Being February, it’s the season of declarations of love. I’ve been using Twitter for over nine years and in that time, I often fall in and out of love for the ever-evolving platform. I thought I’d hate the increase to 280 characters, but actually, it’s not that bad. Also, in my years of social media training, I’ve recommended numerous third-party tools to help manage, measure and understand what’s happening on the platform. Most have been free initially, but many have either started charging or sadly disappeared.
But what are the Twitter tools that have remained close to my heart?
The successful use of hashtags is crucial to get your tweets in front of the right audience. Success means using hashtags in the right way, not simply as an emphasis to what your tweeting (e.g. #hungry #starving etc….) but to link your tweet to already established hashtags being used by the community you’re trying to reach.
There are lots of tools to help you research to build your hashtag vocabulary around a campaign or set of tweets that you’re planning for Twitter.
I personally love the visual displays that some of these provide. Bottlenose Lite, sadly no longer available, was the first I fell in love with, displaying hashtags and their connections as tag clouds. Thankfully there are still a couple of free products that offer a similar visual representation:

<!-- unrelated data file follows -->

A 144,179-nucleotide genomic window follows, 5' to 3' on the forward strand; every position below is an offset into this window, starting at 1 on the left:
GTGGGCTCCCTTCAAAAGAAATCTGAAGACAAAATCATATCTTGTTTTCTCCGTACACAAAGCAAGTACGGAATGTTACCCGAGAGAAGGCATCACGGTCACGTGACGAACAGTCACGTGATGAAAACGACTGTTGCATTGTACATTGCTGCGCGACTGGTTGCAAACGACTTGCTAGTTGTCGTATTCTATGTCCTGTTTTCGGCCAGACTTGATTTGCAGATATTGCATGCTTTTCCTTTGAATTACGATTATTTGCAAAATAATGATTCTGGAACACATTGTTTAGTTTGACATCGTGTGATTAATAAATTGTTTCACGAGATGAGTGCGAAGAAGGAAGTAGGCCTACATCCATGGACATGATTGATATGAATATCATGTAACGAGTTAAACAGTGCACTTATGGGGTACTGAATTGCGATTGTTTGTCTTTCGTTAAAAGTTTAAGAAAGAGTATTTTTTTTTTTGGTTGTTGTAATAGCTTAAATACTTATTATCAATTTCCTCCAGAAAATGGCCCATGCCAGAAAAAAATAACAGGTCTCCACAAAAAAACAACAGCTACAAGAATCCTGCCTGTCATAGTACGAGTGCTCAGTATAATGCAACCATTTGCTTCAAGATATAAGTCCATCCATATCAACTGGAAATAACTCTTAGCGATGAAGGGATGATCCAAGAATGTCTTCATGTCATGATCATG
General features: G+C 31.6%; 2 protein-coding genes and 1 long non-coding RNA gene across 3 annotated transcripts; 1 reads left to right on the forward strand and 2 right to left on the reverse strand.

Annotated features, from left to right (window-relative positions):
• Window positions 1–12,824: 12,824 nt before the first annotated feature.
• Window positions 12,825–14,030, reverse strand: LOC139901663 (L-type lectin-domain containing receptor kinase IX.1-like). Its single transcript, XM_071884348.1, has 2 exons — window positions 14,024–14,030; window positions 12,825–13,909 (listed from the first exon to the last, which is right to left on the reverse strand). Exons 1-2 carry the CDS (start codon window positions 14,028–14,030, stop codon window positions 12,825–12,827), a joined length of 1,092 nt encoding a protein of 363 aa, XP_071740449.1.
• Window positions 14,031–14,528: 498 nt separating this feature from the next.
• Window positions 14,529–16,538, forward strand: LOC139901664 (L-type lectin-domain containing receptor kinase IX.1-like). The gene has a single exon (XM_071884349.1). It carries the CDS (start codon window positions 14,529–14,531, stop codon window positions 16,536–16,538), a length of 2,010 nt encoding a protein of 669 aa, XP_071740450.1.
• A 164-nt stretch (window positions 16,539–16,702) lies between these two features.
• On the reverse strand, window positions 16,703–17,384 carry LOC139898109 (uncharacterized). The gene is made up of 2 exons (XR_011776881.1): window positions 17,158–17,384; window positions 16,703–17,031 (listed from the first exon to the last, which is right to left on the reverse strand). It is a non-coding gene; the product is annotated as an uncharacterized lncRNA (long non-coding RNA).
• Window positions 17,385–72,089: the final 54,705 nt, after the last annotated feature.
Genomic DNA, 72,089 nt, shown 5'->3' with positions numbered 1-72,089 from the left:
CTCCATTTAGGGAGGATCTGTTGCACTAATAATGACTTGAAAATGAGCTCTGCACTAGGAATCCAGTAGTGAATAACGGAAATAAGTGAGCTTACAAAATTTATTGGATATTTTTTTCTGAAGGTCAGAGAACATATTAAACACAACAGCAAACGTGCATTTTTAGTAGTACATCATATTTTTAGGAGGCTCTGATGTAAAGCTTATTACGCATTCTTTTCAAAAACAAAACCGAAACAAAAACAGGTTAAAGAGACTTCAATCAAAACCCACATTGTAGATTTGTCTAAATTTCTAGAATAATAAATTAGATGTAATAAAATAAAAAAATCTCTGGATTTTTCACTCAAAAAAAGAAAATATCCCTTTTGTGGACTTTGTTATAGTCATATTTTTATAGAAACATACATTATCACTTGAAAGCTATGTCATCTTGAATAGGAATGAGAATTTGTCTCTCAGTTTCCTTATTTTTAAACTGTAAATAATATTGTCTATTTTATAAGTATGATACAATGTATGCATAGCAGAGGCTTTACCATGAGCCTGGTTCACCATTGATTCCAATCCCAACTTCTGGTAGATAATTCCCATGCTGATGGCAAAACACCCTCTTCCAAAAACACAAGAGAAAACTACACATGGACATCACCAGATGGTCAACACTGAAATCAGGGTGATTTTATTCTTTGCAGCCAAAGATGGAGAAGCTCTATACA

While a still great tool, the team are looking to create an income from the platform. Features which were originally free such as a map showing the connections between hashtags you now must pay for. However, at present Hashtagify still provides a useful tag cloud of hashtags related to the hashtag you’re searching for. Each hashtag in the keyword cloud is clickable, meaning you can navigate easily between hashtags. It also shows top influencers for each hashtag as well.
Keyhole is a great Hashtagify alternative, as well as a hashtag cloud it also provides one for keywords, but neither are clickable at present. Keyhole has sentiment statistics and information on the top websites linked to from posts using that hashtag. However, a lot of these can be unhelpful as link shrinker and tracker bit.ly came out highest on most searches I tried.
Although worth an honourable mention is followthehashtag.com a new tool to me and currently in beta, but seems to provide a lot currently for free, including a much more comprehensive tag cloud than Hashtagify or Keyhole.
During my years on Twitter, I’ve noticed a rise in the number of accounts that simply follow you so that you follow them back. Within a few days, they’ve unfollowed you and a whole host of other accounts as well.
What they’re aiming for is a “celeb” Twitter profile i.e. following a few accounts but having lots of followers. It’s a real pain especially for those of us on the platform who use Twitter to be social. Two tools have helped me manage this situation, flagging up new unfollowers:
Who Unfollowed Me was the first tool that really helped me with managing my unfollowers. While there’s many similarly named websites and apps available, even the free/lite web-based version of Who Unfollowed Me will show you your followers and unfollowers for the past 30 days.
Although Statusbrew offer a full social media management package, the app (Android or IOS) allows you to check your followers/unfollowers from your smartphone. Yes, the app does a lot more than this for a price, but the free version is all you’ll need to manage your Twitter community.
So what tools and apps do you love to use with Twitter?
15 Jun 2018
13 Jun 2018
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